The SEC and its efforts to implement the Dodd-Frank Act will face more scrutiny if Republicans take control of the U.S. House of Representatives during the Nov. 2 midterm elections, as many pollsters are predicting.
At the same time, it doesn't appear that Republicans are going to try to repeal the Dodd-Frank law. Such a move would create more uncertainty for the financial markets, so Republicans instead will aim to defund "portions of it," said Rep. Jeb Hensarling of Texas, one of the senior Republicans on the House Financial Services Committee, according to Politico.com. In addition, Republicans may not win a majority in the Senate, and President Obama presumably would veto any bill that goes too far to repeal the sweeping legislation.
At the very least, the SEC, the Federal Reserve, the new Consumer Financial Protection Bureau, and other regulators would get closer oversight from a Republican-led House. The SEC, which has sought more resources, likely will face more skeptical lawmakers during the annual budget process and be subject to more committee hearings over its regulatory efforts.
If the Republicans win control of the House, the next chairman of the House Financial Services Committee likely will be Rep. Spencer Bachus of Alabama, according to Politico.com and other news reports. The current chairman, Rep. Barney Frank, is facing a tougher-than-expected election in Massachusetts, but he probably will keep his seat.
Along with other House Republicans, Bachus opposed the Dodd-Frank legislation's authorization for the SEC to adopt a proxy access rule, warning that access would "federalize" corporate law. The SEC adopted a final access rule in August, but that measure is on hold until a federal appeals court decides a lawsuit filed by two business groups. A decision in that case is not likely before next summer.
If the SEC fends off this legal challenge, it's possible that House Republicans could try to delay or weaken the rule, governance observers say. Some Republicans, such as Rep. John Campbell of California, have called for higher ownership thresholds, such as 5, 10, and 20 percent, depending on a company's market cap. The final SEC rule would require a 3 percent ownership stake at all issuers, with a three-year exemption for small firms.
Bachus also has been skeptical of Democratic efforts to rein in corporate pay. "There is no question that there have been some questionable decisions made by some of our major corporations regarding executive pay," Bachus said in October 2009. "However, I strongly believe that it is neither the executive branch nor Congress's role to mandate compensation policies, or the role of this Congress or the executive branch to say who sits on a corporate board of directors or interfere with governance in any way."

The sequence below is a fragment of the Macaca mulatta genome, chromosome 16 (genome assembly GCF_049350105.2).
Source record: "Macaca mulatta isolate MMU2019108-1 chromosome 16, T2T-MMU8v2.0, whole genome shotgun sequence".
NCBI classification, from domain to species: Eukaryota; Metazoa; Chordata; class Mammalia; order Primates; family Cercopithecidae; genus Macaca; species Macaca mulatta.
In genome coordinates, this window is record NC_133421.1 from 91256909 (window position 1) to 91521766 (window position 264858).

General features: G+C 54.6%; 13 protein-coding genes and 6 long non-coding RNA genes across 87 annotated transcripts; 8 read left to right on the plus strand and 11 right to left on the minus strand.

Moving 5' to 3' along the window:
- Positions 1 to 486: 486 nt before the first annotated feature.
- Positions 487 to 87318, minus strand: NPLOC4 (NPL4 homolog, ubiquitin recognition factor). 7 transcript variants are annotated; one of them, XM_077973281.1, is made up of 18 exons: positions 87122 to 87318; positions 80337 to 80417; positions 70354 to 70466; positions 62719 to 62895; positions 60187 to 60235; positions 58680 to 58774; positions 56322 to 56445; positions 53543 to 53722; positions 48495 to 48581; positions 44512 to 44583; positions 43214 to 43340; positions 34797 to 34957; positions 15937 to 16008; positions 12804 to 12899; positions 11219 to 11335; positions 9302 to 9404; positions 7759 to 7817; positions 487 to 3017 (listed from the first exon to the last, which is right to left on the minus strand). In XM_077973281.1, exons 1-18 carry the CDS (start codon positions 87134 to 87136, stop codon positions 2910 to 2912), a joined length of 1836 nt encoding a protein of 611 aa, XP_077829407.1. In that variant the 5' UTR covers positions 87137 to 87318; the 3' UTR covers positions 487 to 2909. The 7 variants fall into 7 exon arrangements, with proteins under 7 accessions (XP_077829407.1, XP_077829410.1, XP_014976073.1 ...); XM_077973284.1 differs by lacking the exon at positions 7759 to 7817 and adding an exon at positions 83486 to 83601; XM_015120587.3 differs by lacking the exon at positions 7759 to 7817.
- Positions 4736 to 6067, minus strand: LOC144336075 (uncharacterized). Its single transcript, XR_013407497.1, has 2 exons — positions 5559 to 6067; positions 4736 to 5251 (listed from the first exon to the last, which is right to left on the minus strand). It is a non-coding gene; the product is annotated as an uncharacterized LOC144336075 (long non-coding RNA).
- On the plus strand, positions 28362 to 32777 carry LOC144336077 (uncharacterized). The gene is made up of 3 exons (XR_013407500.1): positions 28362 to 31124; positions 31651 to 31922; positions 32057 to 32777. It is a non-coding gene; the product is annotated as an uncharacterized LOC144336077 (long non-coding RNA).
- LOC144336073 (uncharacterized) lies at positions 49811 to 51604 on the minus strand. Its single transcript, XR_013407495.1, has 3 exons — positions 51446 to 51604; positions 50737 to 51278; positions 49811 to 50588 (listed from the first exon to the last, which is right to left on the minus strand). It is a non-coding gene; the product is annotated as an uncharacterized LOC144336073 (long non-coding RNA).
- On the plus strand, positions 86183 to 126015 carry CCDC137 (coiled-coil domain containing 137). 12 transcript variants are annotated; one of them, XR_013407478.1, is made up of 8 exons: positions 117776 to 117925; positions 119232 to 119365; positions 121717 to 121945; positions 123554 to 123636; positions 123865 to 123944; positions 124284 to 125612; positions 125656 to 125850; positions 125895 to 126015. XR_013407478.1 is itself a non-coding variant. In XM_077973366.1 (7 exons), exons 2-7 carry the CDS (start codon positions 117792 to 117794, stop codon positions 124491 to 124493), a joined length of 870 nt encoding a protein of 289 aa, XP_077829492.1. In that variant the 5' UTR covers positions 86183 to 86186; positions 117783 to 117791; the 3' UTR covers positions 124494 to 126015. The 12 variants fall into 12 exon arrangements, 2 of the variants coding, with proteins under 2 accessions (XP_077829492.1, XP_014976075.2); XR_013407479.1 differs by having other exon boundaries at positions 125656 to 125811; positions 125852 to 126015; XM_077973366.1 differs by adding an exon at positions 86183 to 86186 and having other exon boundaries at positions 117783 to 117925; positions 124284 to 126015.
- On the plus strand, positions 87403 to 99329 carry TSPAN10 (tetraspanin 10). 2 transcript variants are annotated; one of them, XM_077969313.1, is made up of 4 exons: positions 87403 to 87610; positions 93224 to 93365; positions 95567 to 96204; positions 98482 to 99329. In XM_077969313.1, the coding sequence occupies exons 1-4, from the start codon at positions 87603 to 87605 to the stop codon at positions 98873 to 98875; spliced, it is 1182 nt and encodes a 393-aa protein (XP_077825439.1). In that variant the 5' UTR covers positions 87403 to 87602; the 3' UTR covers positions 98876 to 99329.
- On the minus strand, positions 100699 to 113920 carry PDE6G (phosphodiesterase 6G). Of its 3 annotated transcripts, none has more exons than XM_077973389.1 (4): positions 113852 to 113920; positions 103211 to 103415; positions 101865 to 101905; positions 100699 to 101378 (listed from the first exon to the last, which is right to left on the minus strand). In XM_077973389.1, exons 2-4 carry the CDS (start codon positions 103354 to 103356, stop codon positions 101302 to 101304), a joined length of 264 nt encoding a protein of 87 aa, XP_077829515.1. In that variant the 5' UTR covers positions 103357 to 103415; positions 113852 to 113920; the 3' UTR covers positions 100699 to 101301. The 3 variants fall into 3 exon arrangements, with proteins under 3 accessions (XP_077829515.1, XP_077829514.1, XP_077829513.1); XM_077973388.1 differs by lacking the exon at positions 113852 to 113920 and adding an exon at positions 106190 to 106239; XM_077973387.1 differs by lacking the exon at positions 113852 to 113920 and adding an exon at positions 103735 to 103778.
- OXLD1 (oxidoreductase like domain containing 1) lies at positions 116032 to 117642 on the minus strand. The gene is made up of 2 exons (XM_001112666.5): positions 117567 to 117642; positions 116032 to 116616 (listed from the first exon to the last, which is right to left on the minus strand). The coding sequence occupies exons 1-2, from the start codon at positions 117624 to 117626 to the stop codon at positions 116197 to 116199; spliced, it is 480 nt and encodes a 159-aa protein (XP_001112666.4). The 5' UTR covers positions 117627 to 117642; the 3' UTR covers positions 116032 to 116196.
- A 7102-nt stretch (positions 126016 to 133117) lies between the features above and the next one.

However, governance observers don't expect that House Republicans would try to roll back the Dodd-Frank Act's mandate for companies to hold non-binding votes on compensation. The final legislation included a Republican amendment to permit firms to hold biennial or triennial "say on pay" votes, and most issuers already are preparing for marketwide advisory votes in 2011.
Bachus also has opposed the Dodd-Frank Act's "Volcker" rule, which requires federally insured banks to spin off their proprietary trading operations. He backed an unsuccessful amendment that would have conditioned the rule on the adoption of similar standards by a majority of the G-20 nations.
In addition, committee Republicans have called for a comprehensive review of the various provisions in the Dodd-Frank Act that did not receive a formal hearing before being inserted in the bill. Hensarling and other Republicans have called for greater restrictions on investor lawsuits.
At the same time, there likely will be bipartisan support on the committee for legislation to clarify some of the law's provisions, such a new mandate for companies to disclose the ratio of their CEO's total compensation to median employee pay. Issuers have warned that complying with this provision will be expensive and time-consuming.
The panel's subcommittees also will have new leadership if Republicans win the House. Rep. Paul Kanjorski, the Pennsylvania Democrat who now chairs the Subcommittee on Capital Markets, Insurance, and Government Sponsored Enterprises, is facing a difficult Republican challenge and may not retain his seat, according to news reports. The ranking Republican on that panel is Rep. Scott Garrett of New Jersey, who has sought to reduce SEC funding and sponsored an amendment to exempt small issuers from the auditor attestation requirement of Section 404(b) of Sarbanes-Oxley Act.
The Senate Banking Committee, which oversees the SEC and financial matters, also will have a new leader. Senator Christopher Dodd, the current chairman, declined to run for reelection. Senator Tim Johnson of South Dakota, a banking industry ally, likely will become chair if the Democrats retain the Senate.